Certain materials may require specific stabilisers, others may benefit from a combination of stabilisers (Hubbard et al. 2007, Amorij et al. 2007). Proteins are often themselves excellent stabilisers and combinations of polymeric and small molecule stabilisers may be preferable in achieving the long term stability of biopharmaceuticals (Wang 2000). Recent studies have investigated the impact of cycle design on long term stability (Luthra et al. 2008) and the importance not just of the glass transition but of dynamic mobility within the lyophilised material on long term stability (Pikal et al. 2008).
The rise of interest in biosimilar or biogeneric drugs in the biopharmaceutical industry requires reliable, internationally recognised, stable and well-characterised biological reference materials to act as controls in development and regulation. These are particularly valuable where the activity of the biological product requires characterisation against both bioassays and biophysical means (Silva et al. 2008). Such reference materials must be more stable than the drugs they are compared with and so lyophilisation to exacting quality control parameters is necessary (WHO 2006). By comparison of therapeutic materials with these standards, often across a range of assay methods, better understanding of dosage and biological equivalence can be achieved and this is complementary to the extensive biophysical and molecular characterisation which is performed. Whereas once such reference materials were usually sera or plasma now a whole range of purified as well as part-purified materials may be used and in addition to proteins, DNA, RNA and even cellular materials are being prepared as standards. To meet their specification these materials like the products they characterise are lyophilised to ensure stability and consistency. A comparison of the potencies of development and definitive batches of interleukin-29 reference material are shown in Figure 2 using a cell-based assay. The reactivity of the trial and definitive batches closely paralleled each other and the frozen unlyophilised material.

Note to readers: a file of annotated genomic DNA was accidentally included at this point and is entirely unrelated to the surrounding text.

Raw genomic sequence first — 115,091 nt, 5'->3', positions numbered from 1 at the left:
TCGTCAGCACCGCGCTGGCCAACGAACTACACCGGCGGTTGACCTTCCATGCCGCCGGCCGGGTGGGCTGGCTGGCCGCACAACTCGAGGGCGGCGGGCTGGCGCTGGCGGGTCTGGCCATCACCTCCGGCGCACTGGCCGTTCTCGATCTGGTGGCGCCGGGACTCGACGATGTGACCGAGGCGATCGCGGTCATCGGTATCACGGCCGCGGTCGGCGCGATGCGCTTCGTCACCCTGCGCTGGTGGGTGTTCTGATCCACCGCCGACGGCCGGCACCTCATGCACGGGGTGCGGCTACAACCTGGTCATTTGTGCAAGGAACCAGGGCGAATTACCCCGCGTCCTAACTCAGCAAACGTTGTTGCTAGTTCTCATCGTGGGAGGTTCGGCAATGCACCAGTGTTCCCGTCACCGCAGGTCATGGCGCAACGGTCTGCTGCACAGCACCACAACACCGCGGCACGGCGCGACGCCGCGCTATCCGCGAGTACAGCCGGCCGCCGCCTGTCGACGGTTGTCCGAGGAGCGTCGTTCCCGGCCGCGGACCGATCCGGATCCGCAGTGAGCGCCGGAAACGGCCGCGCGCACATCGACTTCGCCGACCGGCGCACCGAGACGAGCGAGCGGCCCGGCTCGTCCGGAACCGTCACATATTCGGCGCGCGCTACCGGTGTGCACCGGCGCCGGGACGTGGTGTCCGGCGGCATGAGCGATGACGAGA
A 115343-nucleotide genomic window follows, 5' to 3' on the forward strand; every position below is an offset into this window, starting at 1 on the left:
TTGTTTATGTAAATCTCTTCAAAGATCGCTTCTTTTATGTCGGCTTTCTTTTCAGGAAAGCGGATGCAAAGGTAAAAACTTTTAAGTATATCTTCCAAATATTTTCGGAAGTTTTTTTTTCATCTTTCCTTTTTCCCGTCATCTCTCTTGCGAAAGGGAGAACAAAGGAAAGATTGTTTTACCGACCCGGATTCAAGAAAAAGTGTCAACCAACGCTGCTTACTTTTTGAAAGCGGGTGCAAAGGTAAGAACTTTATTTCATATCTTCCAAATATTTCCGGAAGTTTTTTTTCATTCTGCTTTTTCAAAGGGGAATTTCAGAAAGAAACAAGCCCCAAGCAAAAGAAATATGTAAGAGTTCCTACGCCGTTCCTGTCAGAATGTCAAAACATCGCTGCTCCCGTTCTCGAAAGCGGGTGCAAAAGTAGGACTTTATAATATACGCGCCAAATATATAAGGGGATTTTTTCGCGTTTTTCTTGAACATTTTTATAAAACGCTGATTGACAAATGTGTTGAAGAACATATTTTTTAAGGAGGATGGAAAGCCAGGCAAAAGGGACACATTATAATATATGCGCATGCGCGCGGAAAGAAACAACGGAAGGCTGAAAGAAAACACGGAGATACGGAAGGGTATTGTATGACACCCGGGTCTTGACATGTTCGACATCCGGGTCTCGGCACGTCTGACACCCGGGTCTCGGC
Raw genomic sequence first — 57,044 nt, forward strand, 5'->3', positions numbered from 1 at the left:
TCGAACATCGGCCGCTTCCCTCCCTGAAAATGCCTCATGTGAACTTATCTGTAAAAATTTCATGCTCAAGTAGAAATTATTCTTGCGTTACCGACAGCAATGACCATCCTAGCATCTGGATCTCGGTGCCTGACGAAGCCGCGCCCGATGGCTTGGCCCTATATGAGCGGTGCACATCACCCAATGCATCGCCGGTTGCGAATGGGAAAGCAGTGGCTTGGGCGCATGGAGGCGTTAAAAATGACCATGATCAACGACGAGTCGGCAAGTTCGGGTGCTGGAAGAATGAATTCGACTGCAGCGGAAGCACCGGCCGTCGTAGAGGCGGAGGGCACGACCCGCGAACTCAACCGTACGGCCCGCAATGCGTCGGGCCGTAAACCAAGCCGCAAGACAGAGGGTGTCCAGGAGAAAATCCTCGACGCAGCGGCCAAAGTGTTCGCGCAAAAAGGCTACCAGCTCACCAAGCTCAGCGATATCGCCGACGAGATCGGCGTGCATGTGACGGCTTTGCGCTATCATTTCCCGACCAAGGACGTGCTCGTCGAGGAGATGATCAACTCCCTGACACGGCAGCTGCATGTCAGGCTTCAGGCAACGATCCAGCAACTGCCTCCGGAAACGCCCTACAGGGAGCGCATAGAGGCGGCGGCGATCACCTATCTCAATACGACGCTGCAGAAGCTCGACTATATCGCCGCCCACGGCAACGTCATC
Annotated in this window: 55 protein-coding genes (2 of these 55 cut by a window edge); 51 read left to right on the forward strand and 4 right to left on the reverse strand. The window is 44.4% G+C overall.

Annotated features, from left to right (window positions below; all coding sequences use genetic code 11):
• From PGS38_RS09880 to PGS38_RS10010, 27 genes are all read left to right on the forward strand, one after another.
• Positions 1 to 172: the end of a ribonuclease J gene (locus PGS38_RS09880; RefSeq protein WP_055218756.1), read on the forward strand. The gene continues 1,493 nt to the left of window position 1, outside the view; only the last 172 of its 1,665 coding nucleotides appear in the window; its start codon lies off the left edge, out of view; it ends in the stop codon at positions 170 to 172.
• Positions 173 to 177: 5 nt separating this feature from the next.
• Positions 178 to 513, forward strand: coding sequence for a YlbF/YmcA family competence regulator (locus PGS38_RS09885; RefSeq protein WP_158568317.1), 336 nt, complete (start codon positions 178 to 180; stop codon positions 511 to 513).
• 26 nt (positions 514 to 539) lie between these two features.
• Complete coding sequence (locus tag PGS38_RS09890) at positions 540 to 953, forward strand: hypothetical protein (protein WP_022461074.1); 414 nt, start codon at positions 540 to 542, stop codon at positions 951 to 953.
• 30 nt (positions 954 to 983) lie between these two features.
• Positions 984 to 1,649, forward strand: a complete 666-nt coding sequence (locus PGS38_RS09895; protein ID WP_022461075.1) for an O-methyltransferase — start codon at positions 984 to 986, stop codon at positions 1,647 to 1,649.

Lyophilisation is progressively becoming a more rationally controlled process . With the rise of better analytical technologies, to understand the physicochemical processes of freezing and sublimation, together with a range of process analytical controls to optimise the freeze drying cycles and scale them for manufacture, the technology can be applied with confidence to high value biotechnology products. By use of high order lyophilised reference materials the characterisation of new vaccine and biotechnological products, both novel and biosimilars, can be better assured and the process of developing and controlling biopharmaceutical medicines facilitated.
The author thanks his NIBSC colleagues Dr Tony Meager and Kiran Malik for use of their data and John Gearing (Gearing Scientific Ltd, Ashwell,UK) for the DMA analysis.